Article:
Hamilton is the undisputed King of the Colorado 14ers, holding the FKT for CO 14ers (all 58 peaks).  This was his 3rd Nolan’s finish, and he holds the FKT for doing the Nolan’s route Unsupported.  Here he added Holy Cross, to link up all fifteen 14ers in the Sawatch Range in one push that added about 25 miles of on & off-trail travel to Nolan’s.  Besides being the first to finish “Holy Nolan’s”, he set the Nolan’s FKT in the process (which was later superseded by Iker Karrera.)

Presidential Traverse, New Hampshire
Ben Thompson, 4h29m55s, 7/6
http://fastestknowntime.proboards.com/thread/33/presidential-traverse-nh
This popular and logical route traverses the Presidential Range in NH.  Since 2009 the FKT has been traded back and forth several times between Ben Nephew, Ryan Welts and Jan Wellford, often beating each other’s times by just a few minutes.  Ben Thompson took nearly 5 minutes off of Nephew’s 2013 time. It’s a good bet we’ll see Nephew try to get it back.

Colorado’s Highest 100 Peaks, (Self-supported/Self-powered), Colorado
Justin Simoni, 60d14h59m42s (OKT), 7/18-9/16
http://highesthundred.com/http://longranger.justinsimoni.com/2017/10/01/tour-of-the-highest-hundred-completed/
Following on 2014’s self-supported / self-powered tour (and FKT at the time) of Colorado’s 58 14ers, Simoni upped the ante to include the highest 100 peaks in the state; every official summit over about 13,800’.  The high 13ers are more obscure and some are technically more challenging than the 14ers. Simoni biked 1,720 and hiked 624 miles, and gained enough vert to get into outer space – 247,810′ by foot and 136,374′ by bike. 

Nolan’s 14 (Supported), Colorado
Iker Karrera, 47h40m, 8/1-3
http://fastestknowntime.proboards.com/thread/355/nolans-14
A Colorado classic that has attracted international attention, this is a very sturdy route: 14 summits over 14,000’, about 100 miles, 44,000’ of vert, about half off-trail.  Iker bested Andrew Hamilton’s time from June (see above) by 6h2m, including much time spent being lost.

LA Freeway, Colorado
Matthias Messner, 16h59m, 8/6
http://fastestknowntime.proboards.com/thread/169/pfiffner-traverse-la-freeway
The LA Freeway links Longs Peak with South Arapaho Peak in Colorado’s Rocky Mountain National Park and Indian Peaks Wilderness.  The route follows the crest and summits all the peaks, traversing roughly 34 miles, mostly above 12,000’ elevation, and requires numerous sections of 4th and 5th Class climbing.  While this was envisioned by Carl Pfiffner in the 1950s, it wasn’t completed in a seamless push until 2002, when Buzz Burrell did it in 2 days with a bivouac.  Messner was only the second person to complete the LAF, and he set an entirely new standard by doing the route in only 16h59m.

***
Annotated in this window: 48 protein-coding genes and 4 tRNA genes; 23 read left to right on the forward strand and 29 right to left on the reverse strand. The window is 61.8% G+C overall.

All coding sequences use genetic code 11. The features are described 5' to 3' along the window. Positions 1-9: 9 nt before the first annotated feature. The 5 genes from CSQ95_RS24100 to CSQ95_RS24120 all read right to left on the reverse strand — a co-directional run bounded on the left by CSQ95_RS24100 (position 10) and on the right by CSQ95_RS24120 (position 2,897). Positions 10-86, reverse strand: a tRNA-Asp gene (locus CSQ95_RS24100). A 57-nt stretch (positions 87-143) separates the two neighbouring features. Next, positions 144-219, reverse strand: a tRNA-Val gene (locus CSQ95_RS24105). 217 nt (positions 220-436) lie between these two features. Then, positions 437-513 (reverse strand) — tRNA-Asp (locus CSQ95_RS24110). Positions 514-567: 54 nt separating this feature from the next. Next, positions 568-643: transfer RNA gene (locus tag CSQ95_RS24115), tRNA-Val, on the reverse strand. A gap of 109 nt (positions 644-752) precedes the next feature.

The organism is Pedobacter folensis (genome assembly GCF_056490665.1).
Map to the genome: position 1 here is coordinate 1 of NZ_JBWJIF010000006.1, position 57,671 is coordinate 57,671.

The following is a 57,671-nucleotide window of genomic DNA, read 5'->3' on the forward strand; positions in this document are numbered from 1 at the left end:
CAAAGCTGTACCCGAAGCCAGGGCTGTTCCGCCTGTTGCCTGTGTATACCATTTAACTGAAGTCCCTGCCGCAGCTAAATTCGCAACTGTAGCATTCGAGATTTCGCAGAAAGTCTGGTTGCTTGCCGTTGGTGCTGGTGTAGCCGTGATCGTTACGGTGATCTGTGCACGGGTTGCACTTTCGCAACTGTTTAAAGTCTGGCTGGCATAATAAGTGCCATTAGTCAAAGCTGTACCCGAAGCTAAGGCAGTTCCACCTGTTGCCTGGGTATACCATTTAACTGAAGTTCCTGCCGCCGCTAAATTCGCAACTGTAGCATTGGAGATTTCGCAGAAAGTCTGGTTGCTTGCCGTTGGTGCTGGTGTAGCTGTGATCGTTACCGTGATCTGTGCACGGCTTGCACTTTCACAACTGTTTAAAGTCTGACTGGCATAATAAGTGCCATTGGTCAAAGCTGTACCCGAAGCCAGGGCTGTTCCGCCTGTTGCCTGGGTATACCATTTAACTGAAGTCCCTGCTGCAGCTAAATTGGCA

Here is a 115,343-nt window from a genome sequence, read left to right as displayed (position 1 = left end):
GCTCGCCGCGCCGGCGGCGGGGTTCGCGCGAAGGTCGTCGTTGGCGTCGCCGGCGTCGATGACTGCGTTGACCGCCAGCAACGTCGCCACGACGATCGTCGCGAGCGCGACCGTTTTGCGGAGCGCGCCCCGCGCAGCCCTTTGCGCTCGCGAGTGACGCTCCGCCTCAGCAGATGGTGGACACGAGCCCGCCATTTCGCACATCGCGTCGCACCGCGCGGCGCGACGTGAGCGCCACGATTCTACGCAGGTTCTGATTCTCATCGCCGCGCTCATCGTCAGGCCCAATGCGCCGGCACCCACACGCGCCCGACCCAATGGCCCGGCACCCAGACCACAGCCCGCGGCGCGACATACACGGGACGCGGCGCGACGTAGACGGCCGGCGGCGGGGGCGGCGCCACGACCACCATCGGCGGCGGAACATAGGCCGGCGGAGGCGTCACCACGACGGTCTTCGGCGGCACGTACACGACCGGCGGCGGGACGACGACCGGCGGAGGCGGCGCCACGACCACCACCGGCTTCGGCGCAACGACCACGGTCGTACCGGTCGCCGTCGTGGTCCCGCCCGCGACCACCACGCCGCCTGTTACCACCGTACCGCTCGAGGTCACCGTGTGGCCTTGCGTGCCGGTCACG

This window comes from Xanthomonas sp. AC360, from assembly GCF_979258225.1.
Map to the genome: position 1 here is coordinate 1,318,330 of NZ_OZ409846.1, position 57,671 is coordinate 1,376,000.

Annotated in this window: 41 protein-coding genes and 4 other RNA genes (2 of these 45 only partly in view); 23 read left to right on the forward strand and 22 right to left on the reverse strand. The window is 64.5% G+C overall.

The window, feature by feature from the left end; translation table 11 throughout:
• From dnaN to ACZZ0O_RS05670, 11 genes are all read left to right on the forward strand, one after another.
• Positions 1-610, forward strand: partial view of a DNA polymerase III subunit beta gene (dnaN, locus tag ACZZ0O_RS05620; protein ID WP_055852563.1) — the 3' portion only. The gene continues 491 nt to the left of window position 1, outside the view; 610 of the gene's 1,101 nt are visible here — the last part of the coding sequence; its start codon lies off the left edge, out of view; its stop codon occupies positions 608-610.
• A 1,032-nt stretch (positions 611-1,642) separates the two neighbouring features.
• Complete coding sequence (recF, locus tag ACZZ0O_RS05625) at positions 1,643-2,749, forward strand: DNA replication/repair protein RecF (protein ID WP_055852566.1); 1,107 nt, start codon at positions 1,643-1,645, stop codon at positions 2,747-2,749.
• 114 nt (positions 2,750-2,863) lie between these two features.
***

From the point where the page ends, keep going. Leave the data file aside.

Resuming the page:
Pawnee-Buchanan Loop, Colorado
Andrew Skurka, 4h46m32s, 8/16
http://fastestknowntime.proboards.com/thread/31/pawnee-buchanan-loop
Along with the Maroon Bells Four Passes loop, this is one of the most classic and scenic 1-day runs in the mountains of Colorado. Skurka took 4 minutes off Anton Krupicka’s 2010 time.

Appalachian Trail, (Self-Supported), East Coast
Joe McConaughy, 45d12h15m, 7/17-8/31
http://fastestknowntime.proboards.com/thread/6/appalachian-trail
The AT has a long history of very strong efforts, with the men including David Horton 91, Pete Palmer 99, Andrew Thompson 05, Scott Jurek 15, and Karl Meltzer 16, all Supported. Stringbean bettered them all while going Self-supported, being 10 hours faster than “Speedgoat” from the previous year.

Colorado Trail, (Supported) Colorado
Bryan Williams, 8d0h30m, 8/26-9/3
http://fastestknowntime.proboards.com/thread/10/colorado-trail
Williams elected to take the Collegiate West option, which is apparently a little longer (83 vs. 78 miles?), with more vert and a generally higher altitude, than the Collegiate East route that has been taken by other FKT trips.  Nevertheless, he beat Scott Jamie’s 2013 time by over 7 hours.

Bruce Trail (Supported), Ontario, Canada
Adam Burnett, 9d21h14m, 9/1-11
Approx 900km. Previous best was 10d13h57m by Jim Willet, 2014.
The 44-year-old from Toronto lowered the solo fastest-known time by more than 13 hours.

Pemigewasset Loop, New Hampshire
Ben Thompson, 6h6m53s, 9/12
http://fastestknowntime.proboards.com/thread/32/pemigewasset-loop-nh
The Pemi Loop is another major White Mtns classic, and the FKT has been hotly contested for many years. Thompson took just over 3 minutes off Ben Nephew’s 2015 FKT time.  These times are tight.

Grand Canyon R2R (N-S) Arizona
Tim Freriks, 2h39m38s, 10/1
http://fastestknowntime.proboards.com/thread/13/grand-canyon-az
Freriks was supported by Jim Walmsley, who had the previous fastest R2R of 2h46m8s (2016) set during his R2R2R FKT run.  These are fast times – Rob Krar had run 2h51m28s in 2012 as a dedicated R2R effort.